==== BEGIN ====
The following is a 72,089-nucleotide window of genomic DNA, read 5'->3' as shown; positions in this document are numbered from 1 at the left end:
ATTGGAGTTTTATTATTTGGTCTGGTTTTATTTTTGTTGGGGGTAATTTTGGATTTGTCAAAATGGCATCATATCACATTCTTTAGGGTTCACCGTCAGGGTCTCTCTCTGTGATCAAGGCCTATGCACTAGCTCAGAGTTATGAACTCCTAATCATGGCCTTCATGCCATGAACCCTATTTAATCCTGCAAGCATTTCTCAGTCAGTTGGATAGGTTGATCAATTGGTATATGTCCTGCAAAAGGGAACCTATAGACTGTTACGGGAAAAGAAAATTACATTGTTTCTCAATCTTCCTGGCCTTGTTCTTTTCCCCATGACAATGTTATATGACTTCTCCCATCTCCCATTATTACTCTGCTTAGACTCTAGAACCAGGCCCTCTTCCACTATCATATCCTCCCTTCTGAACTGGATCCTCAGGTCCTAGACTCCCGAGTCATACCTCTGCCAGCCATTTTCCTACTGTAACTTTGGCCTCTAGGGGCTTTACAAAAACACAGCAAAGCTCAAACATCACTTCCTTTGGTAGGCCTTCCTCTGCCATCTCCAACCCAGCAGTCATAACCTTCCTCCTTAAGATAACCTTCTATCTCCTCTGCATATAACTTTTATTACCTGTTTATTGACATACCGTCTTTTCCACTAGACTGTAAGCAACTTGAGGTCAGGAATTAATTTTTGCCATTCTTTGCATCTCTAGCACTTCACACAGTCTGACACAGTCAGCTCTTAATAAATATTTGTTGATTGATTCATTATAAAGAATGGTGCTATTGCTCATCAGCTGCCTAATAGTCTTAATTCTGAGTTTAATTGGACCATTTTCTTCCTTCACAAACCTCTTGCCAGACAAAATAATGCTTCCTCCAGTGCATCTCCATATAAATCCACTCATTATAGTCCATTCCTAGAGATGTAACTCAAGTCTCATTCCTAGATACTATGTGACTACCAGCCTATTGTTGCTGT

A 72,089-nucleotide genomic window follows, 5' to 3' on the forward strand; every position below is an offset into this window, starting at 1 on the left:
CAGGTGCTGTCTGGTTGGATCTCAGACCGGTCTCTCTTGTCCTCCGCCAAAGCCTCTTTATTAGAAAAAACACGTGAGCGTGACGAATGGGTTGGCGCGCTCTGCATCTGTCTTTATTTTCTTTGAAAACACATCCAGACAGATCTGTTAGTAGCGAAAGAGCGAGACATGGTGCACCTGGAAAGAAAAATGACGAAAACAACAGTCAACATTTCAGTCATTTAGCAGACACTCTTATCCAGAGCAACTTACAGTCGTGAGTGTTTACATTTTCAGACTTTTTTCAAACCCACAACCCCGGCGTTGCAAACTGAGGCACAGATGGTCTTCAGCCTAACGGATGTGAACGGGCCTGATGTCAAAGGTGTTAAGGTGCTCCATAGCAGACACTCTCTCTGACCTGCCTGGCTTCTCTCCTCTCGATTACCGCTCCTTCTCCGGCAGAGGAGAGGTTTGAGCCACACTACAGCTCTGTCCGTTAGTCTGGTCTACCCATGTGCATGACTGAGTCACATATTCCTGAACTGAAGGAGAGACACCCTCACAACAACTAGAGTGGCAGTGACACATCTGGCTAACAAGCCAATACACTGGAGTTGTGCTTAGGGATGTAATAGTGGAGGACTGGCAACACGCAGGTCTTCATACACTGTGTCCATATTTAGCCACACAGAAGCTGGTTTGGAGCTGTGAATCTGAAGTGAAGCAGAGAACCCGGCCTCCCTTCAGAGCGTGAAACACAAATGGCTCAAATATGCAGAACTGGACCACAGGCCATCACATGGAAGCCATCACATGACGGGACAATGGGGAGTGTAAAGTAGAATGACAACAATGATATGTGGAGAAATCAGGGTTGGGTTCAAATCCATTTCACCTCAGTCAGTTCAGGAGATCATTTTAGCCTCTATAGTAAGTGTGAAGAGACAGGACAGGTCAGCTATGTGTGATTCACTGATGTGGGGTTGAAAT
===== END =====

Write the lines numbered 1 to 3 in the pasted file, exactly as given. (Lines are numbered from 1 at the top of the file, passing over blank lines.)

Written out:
The following is a 72,089-nucleotide window of genomic DNA, read 5'->3' as shown; positions in this document are numbered from 1 at the left end:
ATTGGAGTTTTATTATTTGGTCTGGTTTTATTTTTGTTGGGGGTAATTTTGGATTTGTCAAAATGGCATCATATCACATTCTTTAGGGTTCACCGTCAGGGTCTCTCTCTGTGATCAAGGCCTATGCACTAGCTCAGAGTTATGAACTCCTAATCATGGCCTTCATGCCATGAACCCTATTTAATCCTGCAAGCATTTCTCAGTCAGTTGGATAGGTTGATCAATTGGTATATGTCCTGCAAAAGGGAACCTATAGACTGTTACGGGAAAAGAAAATTACATTGTTTCTCAATCTTCCTGGCCTTGTTCTTTTCCCCATGACAATGTTATATGACTTCTCCCATCTCCCATTATTACTCTGCTTAGACTCTAGAACCAGGCCCTCTTCCACTATCATATCCTCCCTTCTGAACTGGATCCTCAGGTCCTAGACTCCCGAGTCATACCTCTGCCAGCCATTTTCCTACTGTAACTTTGGCCTCTAGGGGCTTTACAAAAACACAGCAAAGCTCAAACATCACTTCCTTTGGTAGGCCTTCCTCTGCCATCTCCAACCCAGCAGTCATAACCTTCCTCCTTAAGATAACCTTCTATCTCCTCTGCATATAACTTTTATTACCTGTTTATTGACATACCGTCTTTTCCACTAGACTGTAAGCAACTTGAGGTCAGGAATTAATTTTTGCCATTCTTTGCATCTCTAGCACTTCACACAGTCTGACACAGTCAGCTCTTAATAAATATTTGTTGATTGATTCATTATAAAGAATGGTGCTATTGCTCATCAGCTGCCTAATAGTCTTAATTCTGAGTTTAATTGGACCATTTTCTTCCTTCACAAACCTCTTGCCAGACAAAATAATGCTTCCTCCAGTGCATCTCCATATAAATCCACTCATTATAGTCCATTCCTAGAGATGTAACTCAAGTCTCATTCCTAGATACTATGTGACTACCAGCCTATTGTTGCTGT

A 72,089-nucleotide genomic window follows, 5' to 3' on the forward strand; every position below is an offset into this window, starting at 1 on the left: